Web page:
It’s a slippery slope these days. Jokes can’t be jokes. Quickly we are learning the joke teller’s intent doesn’t matter, it’s the audience’s reaction that determines if the mob will come after you.
Last week I commented about the personal experience I have had on social media in recent weeks thanks to tweets about current events — namely President Trump and various protests.
So for a country that has no problem electing a guy who talks abut aggressively sexually assaulting women, mocking the disabled and calling people names it is concerning that a writer for Saturday Night Live could be suspended (read that as “fired”) for making a joke about Trump’s young son, Barron.
Katie Rich was turfed by the show that endlessly mocks Trump, Trump’s wife and Trump’s grown kids for one simple sentence during the inauguration a couple of weeks ago.
“Barron will be this country’s first homeschool shooter,” read the tweet that quickly got Rich attacked and subsequently fired. Dad Donald condemned the post calling the writer and SNL “a disgrace.”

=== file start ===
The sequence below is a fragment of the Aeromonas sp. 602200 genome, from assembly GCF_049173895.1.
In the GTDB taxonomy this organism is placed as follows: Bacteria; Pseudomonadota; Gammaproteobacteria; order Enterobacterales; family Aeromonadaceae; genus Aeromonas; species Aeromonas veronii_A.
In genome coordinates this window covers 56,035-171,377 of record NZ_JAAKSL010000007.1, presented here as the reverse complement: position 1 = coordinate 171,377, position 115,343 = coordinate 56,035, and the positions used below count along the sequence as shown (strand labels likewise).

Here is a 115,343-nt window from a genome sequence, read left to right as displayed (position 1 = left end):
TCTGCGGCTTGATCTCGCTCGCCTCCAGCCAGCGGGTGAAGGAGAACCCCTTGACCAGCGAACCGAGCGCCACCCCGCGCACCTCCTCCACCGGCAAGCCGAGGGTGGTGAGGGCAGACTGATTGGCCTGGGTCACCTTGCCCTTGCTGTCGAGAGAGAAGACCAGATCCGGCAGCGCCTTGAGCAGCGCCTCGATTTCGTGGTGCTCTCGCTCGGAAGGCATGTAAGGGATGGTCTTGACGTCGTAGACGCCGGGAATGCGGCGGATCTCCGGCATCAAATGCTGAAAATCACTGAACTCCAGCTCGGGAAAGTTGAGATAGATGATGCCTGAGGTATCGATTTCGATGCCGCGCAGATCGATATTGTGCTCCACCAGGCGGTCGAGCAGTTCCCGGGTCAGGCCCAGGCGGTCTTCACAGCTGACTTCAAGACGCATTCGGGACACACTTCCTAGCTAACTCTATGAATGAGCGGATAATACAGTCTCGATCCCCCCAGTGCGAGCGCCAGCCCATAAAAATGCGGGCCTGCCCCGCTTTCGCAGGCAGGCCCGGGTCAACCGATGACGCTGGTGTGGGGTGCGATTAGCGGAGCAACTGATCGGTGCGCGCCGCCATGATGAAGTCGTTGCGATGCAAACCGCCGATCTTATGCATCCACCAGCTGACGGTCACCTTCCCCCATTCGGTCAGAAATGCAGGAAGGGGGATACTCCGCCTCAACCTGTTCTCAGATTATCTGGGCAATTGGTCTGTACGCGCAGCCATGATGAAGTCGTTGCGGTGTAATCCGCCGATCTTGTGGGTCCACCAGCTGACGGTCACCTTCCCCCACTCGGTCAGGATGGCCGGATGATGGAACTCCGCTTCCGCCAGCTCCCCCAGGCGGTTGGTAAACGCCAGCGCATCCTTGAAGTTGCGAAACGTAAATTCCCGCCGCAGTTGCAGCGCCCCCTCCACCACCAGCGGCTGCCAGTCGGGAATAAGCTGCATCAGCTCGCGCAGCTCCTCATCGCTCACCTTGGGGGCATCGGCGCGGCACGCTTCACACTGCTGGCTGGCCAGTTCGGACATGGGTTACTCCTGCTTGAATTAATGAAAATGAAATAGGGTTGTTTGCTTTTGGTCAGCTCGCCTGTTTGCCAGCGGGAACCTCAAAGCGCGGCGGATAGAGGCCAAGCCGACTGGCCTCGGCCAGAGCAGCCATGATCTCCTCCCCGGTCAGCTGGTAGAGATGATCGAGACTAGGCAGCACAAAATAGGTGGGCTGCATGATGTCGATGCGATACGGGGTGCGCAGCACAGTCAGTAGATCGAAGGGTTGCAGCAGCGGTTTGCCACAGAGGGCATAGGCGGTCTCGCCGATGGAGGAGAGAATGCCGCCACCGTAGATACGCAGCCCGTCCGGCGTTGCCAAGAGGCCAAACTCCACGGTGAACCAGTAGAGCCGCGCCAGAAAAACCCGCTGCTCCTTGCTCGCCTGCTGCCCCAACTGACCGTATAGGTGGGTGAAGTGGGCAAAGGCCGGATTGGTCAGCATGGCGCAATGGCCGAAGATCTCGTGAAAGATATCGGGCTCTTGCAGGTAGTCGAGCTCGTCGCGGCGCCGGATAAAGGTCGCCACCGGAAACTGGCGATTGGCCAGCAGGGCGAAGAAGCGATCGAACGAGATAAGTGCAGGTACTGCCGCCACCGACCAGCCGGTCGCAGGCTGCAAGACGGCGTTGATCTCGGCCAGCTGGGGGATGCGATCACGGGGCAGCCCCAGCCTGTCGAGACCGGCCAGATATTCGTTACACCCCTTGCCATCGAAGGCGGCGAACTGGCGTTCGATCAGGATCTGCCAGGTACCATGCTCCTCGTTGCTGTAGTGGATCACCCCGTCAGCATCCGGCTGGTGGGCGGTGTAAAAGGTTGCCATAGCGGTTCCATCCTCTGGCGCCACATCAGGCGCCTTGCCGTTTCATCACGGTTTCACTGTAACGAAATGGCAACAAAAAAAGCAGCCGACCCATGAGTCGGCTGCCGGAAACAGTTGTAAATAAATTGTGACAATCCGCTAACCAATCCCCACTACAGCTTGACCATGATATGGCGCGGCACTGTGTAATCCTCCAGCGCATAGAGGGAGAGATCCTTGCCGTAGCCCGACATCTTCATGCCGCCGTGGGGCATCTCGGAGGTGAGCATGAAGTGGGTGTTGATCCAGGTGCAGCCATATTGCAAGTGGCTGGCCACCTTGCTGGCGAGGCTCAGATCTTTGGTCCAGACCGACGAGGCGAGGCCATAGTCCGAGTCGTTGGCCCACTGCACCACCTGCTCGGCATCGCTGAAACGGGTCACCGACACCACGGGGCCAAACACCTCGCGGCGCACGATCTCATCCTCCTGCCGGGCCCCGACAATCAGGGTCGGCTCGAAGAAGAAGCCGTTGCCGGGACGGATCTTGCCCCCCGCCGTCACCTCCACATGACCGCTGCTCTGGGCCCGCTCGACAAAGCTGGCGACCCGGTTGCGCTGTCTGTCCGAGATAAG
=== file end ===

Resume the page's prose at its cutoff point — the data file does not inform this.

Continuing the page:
But it brings to question the picking and choosing of a person’s offence. Their country seems so anti-Trump why would they jump on someone making a Trump joke? Seems like a 10-year-old should be off limits.
People have no problem screaming out death threats in all-caps to strangers online but as soon as you mess with an innocent kid there’s trouble. It’s bizarre.
For a woman whose job it is to joke, mock and skewer I don’t blame Rich for being caught off guard. Until this she was largely unknown. It is odd that the show can say anything about anyone and take heat for it yet a personal joke on a personal social media account was put under the microscope.
While we don’t know the exact details in the HR office (fact: people were calling for an SNL boycott and Rich’s firing) it could be that public pressure and not offence taken by the higher ups caused the end of Rich’s employment.
It should be concerning we live in a world where people get away with a lot more than a tasteless joke about someone’s kid.